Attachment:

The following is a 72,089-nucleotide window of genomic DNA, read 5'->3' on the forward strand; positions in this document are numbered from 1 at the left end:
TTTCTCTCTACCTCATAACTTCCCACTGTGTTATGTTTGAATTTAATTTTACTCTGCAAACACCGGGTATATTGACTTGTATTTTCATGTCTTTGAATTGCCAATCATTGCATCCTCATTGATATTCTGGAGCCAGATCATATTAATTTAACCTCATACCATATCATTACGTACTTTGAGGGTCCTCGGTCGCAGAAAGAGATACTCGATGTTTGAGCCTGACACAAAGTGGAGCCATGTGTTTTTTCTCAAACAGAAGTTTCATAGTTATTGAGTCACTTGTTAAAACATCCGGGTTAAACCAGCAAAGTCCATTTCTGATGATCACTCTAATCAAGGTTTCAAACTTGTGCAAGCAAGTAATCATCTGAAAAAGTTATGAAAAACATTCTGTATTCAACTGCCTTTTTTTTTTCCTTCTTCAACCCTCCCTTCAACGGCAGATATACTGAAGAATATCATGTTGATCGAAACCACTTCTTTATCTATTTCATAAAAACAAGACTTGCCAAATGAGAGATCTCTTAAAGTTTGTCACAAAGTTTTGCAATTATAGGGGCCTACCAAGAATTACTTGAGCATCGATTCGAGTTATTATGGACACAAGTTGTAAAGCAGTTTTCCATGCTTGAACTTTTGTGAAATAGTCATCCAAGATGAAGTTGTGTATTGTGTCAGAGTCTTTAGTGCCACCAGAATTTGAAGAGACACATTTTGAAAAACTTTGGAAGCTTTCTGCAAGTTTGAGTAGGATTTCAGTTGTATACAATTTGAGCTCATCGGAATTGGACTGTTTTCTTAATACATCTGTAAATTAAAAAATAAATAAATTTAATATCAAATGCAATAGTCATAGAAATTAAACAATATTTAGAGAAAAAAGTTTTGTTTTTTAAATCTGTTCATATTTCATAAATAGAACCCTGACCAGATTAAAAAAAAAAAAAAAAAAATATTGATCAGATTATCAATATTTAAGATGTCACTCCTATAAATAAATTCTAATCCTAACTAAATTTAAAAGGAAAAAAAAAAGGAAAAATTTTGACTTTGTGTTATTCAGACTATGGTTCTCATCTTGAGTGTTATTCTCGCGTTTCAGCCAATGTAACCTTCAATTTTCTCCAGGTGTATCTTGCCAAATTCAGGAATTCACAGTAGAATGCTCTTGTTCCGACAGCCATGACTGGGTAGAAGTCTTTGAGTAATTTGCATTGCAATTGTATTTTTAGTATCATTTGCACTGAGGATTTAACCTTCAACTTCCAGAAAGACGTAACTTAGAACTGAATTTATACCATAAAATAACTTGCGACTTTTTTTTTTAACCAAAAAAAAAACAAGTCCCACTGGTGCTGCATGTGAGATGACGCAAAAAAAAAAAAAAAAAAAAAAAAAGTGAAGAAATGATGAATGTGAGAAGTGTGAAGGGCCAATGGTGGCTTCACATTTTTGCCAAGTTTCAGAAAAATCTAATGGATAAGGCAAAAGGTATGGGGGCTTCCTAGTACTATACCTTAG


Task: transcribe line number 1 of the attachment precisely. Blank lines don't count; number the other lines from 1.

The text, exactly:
The following is a 72,089-nucleotide window of genomic DNA, read 5'->3' on the forward strand; positions in this document are numbered from 1 at the left end: